How immigrants are redefining 'American' in Southern California

Five young Muslims who came of age post-9/11 share their experiences

Photo by cruxphotography.com/Flickr (Creative Commons)

A girl at a rally in New York, September 11, 2010

A post this morning involved one young Lebanese American woman's experience growing up in Los Angeles following the September 11, 2001 terrorist attacks. In a first-person essay, she described the bullying that she and her sister were subjected to, a relatively common occurrence in the confusing months that followed.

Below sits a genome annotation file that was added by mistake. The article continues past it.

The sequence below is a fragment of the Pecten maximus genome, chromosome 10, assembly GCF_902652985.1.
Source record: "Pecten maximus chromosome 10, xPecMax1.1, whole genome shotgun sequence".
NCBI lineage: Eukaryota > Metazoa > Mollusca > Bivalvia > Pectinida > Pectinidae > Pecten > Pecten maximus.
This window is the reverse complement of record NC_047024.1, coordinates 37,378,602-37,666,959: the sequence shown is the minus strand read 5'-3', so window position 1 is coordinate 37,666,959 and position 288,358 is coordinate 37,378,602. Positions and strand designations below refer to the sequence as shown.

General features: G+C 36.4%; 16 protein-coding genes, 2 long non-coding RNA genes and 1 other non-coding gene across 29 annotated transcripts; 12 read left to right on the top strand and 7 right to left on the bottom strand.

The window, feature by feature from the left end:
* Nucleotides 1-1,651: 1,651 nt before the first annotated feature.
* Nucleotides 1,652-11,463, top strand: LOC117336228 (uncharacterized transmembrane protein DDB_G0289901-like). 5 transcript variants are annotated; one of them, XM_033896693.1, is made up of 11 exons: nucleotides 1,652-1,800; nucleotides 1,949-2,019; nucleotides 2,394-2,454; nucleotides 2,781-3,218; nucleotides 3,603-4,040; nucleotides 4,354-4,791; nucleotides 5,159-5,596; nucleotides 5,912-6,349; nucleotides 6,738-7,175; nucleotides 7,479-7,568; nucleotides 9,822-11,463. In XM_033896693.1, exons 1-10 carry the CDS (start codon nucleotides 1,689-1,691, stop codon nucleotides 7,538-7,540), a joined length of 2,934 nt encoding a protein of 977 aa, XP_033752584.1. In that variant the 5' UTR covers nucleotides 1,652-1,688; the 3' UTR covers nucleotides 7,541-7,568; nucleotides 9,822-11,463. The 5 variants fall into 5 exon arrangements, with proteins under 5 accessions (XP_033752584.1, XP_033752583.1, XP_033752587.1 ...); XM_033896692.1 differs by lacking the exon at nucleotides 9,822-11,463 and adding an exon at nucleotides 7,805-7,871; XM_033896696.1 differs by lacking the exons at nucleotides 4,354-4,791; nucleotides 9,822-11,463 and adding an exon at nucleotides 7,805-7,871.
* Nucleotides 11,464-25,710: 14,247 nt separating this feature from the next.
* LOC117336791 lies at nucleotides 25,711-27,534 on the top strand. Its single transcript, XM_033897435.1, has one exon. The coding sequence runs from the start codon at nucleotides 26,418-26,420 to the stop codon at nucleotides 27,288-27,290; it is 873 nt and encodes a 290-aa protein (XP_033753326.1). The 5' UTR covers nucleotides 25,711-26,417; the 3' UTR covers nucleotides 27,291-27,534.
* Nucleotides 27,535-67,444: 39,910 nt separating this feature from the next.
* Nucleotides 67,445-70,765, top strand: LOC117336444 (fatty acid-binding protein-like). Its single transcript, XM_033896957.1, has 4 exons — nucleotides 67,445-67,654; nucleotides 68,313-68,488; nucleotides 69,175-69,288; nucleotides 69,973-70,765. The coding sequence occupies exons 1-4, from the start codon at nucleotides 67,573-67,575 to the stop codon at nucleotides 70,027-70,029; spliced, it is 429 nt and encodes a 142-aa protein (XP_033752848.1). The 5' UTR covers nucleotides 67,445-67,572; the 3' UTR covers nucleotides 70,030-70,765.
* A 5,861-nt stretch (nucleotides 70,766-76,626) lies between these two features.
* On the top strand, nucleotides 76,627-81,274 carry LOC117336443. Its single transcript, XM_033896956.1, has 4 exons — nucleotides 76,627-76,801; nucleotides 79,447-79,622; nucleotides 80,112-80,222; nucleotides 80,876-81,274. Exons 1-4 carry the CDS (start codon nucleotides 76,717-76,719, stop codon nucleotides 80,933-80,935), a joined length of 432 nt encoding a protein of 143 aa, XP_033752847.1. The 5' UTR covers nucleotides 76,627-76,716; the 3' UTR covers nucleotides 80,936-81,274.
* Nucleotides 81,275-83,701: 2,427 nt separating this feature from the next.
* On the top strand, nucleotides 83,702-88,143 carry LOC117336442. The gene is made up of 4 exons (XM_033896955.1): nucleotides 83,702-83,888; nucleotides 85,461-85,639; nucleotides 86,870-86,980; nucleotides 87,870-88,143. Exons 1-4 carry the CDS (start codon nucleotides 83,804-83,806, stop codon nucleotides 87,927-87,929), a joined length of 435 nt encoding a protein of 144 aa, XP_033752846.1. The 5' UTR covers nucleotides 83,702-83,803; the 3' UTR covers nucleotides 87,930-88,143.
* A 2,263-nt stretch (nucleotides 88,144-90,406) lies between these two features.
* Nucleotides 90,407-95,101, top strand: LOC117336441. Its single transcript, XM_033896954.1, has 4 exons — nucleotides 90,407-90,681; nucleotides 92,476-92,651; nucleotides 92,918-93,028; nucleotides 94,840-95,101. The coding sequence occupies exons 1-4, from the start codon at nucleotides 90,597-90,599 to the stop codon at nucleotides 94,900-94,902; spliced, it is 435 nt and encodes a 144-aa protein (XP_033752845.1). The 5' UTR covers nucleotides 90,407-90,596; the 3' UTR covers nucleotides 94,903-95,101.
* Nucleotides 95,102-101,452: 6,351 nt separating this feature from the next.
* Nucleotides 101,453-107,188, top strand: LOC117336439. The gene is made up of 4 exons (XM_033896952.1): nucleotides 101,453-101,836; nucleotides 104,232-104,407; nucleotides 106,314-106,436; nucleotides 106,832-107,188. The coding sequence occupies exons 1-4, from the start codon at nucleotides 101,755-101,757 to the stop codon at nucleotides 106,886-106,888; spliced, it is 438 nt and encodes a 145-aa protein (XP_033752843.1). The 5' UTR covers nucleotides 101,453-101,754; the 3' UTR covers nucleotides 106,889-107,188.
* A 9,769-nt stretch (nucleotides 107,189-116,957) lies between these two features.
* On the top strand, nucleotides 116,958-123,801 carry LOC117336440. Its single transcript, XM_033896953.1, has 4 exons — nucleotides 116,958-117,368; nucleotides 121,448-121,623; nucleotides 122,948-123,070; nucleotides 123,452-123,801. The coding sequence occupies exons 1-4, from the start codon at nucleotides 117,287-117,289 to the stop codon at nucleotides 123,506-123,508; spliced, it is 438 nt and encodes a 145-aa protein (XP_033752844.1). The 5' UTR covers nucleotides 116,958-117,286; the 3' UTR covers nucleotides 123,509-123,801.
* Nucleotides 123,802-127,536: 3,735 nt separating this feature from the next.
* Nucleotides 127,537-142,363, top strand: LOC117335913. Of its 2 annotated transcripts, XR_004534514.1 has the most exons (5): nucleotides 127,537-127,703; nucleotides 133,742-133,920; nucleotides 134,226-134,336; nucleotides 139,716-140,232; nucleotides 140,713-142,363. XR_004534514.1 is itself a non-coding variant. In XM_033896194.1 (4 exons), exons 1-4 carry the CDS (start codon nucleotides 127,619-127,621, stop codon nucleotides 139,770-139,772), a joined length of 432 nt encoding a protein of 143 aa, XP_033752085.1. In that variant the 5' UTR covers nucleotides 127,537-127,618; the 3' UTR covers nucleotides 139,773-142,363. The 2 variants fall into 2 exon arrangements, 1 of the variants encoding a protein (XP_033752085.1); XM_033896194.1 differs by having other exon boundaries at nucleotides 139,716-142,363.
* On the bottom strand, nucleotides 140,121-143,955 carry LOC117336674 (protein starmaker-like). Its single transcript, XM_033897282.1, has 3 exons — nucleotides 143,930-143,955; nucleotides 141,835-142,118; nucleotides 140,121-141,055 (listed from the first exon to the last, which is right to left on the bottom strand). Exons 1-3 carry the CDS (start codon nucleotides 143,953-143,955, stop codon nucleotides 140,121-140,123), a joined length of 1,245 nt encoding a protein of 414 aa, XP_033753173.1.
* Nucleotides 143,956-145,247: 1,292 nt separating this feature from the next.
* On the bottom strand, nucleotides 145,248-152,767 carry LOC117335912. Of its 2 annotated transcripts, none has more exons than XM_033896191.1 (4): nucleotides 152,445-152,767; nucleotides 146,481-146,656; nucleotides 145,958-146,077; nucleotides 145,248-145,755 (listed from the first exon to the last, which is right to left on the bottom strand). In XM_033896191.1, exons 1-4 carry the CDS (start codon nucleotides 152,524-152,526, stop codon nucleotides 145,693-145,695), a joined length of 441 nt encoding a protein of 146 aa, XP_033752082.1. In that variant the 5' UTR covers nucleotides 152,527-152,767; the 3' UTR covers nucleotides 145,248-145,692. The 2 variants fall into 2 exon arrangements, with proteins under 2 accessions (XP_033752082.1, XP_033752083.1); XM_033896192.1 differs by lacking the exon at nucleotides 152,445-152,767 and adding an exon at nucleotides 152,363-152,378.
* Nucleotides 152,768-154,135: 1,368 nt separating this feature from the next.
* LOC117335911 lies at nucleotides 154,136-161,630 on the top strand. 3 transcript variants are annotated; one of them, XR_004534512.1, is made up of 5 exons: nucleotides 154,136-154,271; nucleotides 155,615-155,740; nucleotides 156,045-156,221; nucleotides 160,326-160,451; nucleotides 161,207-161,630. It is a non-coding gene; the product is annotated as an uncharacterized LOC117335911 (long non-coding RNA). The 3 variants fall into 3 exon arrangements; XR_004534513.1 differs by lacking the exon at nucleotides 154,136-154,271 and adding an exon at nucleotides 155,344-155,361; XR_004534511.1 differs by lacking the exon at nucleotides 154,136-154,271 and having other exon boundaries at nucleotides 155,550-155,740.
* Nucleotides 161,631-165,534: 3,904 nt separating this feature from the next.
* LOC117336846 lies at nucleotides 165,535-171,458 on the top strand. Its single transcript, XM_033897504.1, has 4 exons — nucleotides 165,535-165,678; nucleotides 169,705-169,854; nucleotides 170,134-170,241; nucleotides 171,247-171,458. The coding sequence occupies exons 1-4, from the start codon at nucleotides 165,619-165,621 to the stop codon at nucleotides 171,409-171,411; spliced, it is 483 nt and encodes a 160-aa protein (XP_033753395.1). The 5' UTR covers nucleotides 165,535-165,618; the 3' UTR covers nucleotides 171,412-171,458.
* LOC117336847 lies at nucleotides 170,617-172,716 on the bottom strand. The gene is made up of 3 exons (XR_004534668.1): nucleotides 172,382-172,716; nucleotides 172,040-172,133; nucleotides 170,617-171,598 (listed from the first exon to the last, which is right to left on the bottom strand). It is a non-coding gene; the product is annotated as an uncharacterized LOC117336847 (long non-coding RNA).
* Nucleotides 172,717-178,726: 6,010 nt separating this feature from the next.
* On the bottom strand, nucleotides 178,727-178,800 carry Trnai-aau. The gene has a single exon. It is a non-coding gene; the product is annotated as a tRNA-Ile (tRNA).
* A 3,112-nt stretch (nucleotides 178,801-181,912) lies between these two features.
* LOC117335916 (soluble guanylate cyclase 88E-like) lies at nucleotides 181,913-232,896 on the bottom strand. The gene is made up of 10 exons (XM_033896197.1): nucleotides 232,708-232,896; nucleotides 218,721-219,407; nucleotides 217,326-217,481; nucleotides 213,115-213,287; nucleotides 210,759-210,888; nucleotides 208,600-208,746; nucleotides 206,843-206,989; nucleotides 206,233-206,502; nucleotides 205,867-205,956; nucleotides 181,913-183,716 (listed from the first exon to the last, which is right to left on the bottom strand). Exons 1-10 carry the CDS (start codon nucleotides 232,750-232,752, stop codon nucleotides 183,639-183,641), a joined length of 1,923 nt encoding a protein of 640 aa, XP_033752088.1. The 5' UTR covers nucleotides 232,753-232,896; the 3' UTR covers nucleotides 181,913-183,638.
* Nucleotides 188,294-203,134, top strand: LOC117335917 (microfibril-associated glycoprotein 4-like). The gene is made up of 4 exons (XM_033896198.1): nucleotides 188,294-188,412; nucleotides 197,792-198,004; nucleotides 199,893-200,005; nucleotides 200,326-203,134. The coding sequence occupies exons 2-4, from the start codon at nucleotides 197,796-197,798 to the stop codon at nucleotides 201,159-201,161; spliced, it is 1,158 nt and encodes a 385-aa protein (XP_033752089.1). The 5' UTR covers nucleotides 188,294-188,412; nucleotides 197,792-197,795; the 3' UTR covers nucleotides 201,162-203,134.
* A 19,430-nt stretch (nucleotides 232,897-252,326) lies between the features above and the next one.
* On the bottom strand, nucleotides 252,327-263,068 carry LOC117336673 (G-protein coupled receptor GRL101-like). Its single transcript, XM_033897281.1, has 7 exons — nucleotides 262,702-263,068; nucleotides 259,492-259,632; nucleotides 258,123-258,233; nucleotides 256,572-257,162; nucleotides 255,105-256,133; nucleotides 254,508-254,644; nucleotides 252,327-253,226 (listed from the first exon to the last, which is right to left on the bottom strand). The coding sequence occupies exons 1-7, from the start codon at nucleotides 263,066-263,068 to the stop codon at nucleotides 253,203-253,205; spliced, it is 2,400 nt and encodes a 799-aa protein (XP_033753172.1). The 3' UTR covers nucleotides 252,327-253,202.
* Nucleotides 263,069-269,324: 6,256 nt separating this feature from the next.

But years passed and as the nation healed, young Muslims growing up in the shadow of the attacks continued to feel stigmatized. Among them were young women who wore hijab, the religious headscarves worn by many Muslim women, who endured stares and suspicion.

Earlier this week, KPCC's Patt Morrison interviewed five young Muslims who were either children or entering early adulthood at the time the hijackers attacked the World Trade Center. They shared their experiences coming of age in post-9/11 America and how it shaped them, for better or worse. An excerpt:

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